Democracy. Beginning in 1905, Sangnier concentrated his efforts on democratic doctrine and action. He defined democracy as "a social organization that tends toward the maximum development of individual conscience and civic responsibility." To him the best incentive for the sense of responsibility and the love of others implied in democracy was the moral strength implanted in Christian hearts by the grace of God. This grace he thought the Sillonists should devote to the development of democracy in order to restore Christ to a society that believed it could expel Him by anticlerical laws. The Sillonists founded a weekly, the Eveil démocratique (1905–1910). Sangnier met leading socialists, anarchists, trade unionists, and representatives of cooperative movements. His group established several successful cooperatives. Its members interested themselves in rural democratic movements, and Sangnier declared before one of these that he was proud to be a Catholic but wished to engage in dialogue with all men of good will.
Each year the Sillonists met in a monastic retreat, where prayer and study were alternated. They also held annual national congresses to determine lines of conduct. At Orléans in 1907 they decided to gather around themselves (while not admitting to membership) non-Catholics attracted by their moral ideals. This new group was called "the greater Sillon." At the Paris congress in 1908 Sangnier announced that the Sillon would establish a new political party, the République démocratique, which would weaken the position of the traditional parties and prove that it was not necessary to be anticlerical in order to adhere to the Republic and to maintain a strong social policy. On two occasions in 1909 and 1910 he ran unsuccessfully in party and parliamentary elections. His campaigns called attention to the new party and its principles. By 1910 the Sillonists had their own daily, La Démocratie, for which they raised the capital themselves, partly by doing without even the necessities of life.
Letter of Pius X. On Aug. 25, 1910, a public letter of Pius X called for the dissolution of the Sillon. The organization was accused of avoiding episcopal direction, of placing so much emphasis upon the human origins of authority as to detract from the divine, of attenuating the divine character of Christ by exaggerating His humanity, of preferring tolerance to truth in giving the impression that men could be united in a religion more universal than the Catholic Church. Sangnier's loyalty to the Church had never faltered, but in order to win over his anticlerical adversaries he had at times been conciliatory to the point of imprudence. He and his disciples submitted immediately to the Holy See and the pope was deeply moved by this proof of their loyalty.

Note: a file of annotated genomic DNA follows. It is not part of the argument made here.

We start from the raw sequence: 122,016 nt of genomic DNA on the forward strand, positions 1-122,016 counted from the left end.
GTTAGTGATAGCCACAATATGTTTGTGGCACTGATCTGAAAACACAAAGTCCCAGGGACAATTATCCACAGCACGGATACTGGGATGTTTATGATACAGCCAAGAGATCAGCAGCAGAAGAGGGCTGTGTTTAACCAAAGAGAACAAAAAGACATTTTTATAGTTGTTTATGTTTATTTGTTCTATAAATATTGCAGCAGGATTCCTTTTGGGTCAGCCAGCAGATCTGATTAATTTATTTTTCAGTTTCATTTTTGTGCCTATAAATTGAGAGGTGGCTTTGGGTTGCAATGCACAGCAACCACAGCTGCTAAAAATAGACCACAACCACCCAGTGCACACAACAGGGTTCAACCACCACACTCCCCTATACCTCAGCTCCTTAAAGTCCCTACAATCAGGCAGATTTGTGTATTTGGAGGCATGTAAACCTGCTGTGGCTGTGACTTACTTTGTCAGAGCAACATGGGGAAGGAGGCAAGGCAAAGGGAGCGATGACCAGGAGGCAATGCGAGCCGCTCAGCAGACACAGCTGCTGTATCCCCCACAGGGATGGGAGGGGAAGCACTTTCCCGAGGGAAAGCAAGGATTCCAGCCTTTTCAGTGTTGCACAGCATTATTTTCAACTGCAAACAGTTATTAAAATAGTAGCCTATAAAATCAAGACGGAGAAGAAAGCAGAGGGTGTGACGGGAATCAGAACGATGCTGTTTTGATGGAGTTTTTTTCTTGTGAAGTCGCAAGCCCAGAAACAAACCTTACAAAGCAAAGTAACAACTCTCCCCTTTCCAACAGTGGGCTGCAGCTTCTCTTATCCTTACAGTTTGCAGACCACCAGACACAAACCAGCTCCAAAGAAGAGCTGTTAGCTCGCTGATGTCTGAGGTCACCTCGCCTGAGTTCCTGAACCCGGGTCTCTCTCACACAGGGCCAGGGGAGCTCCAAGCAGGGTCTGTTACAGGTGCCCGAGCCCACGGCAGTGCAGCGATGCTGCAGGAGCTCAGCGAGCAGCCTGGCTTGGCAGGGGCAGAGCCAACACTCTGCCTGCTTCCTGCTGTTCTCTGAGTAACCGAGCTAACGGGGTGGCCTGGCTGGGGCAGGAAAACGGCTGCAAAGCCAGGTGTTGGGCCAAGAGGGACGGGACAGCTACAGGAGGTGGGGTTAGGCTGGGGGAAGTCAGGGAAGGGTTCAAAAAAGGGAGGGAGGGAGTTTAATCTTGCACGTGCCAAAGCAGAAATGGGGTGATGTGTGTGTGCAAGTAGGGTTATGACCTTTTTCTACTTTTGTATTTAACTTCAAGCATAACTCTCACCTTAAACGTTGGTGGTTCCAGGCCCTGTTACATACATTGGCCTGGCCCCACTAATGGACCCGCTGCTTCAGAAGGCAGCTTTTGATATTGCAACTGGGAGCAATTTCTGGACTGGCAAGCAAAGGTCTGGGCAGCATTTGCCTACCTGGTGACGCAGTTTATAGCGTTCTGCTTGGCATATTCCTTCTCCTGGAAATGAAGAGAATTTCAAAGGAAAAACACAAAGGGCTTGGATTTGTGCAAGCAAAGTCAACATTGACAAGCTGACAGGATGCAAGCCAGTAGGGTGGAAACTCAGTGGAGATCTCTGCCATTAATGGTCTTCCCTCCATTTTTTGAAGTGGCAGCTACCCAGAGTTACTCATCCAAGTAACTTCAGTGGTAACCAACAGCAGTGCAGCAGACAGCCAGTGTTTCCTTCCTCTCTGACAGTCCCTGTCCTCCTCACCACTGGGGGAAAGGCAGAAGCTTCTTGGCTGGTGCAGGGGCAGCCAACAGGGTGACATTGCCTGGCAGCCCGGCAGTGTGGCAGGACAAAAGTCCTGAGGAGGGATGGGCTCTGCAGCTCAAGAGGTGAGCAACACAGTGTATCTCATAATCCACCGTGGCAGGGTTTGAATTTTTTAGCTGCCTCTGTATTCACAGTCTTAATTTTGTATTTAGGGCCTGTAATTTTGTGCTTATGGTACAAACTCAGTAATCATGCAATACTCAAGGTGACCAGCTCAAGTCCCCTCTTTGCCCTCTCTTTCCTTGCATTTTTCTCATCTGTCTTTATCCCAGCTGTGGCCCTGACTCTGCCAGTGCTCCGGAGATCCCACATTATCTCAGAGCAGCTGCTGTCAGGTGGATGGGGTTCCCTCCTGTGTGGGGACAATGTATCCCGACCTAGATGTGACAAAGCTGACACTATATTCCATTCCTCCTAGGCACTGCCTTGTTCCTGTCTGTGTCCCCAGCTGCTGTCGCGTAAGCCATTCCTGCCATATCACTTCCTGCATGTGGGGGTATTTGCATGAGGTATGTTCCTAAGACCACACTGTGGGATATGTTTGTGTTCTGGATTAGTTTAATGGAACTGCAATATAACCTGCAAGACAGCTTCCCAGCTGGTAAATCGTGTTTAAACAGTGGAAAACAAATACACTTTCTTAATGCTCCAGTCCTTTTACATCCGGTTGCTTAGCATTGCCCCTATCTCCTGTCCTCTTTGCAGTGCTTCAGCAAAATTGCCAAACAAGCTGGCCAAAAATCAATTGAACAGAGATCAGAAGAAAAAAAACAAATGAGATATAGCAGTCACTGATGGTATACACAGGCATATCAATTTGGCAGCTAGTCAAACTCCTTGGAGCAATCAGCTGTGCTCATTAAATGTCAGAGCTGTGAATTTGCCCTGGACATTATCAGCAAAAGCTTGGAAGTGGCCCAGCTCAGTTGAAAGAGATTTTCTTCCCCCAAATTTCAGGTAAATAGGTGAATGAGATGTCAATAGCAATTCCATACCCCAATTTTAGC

Effort for International Peace. After World War I Sangnier was one of the first leaders in Europe to work toward the reconciliation of peoples, especially toward Franco-German understanding, by means of congresses and other international meetings.
Bibliography: m. sangnier, Discours, 5 v. (Paris 1910–25); L'Education sociale du peuple (Paris 1899); L'Esprit démocratique (Paris 1905); Le Plus grand Sillon (Paris 1908); La Lutte pour la démocratie (Paris 1908); La Paix par la jeunesse (Paris 1926). a. darricau, Marc Sangnier (Paris 1958). j. g. de fabregues, Le Sillon de Marc Sangnier (Paris 1964). s. and h. galliot, Marc Sangnier, 1873–1950 (Paris 1960). The Amitiés Marc Sangnier pub. a bulletin L'Âme commune.
"Sangnier, Marc." New Catholic Encyclopedia. . Encyclopedia.com. (January 16, 2019). https://www.encyclopedia.com/religion/encyclopedias-almanacs-transcripts-and-maps/sangnier-marc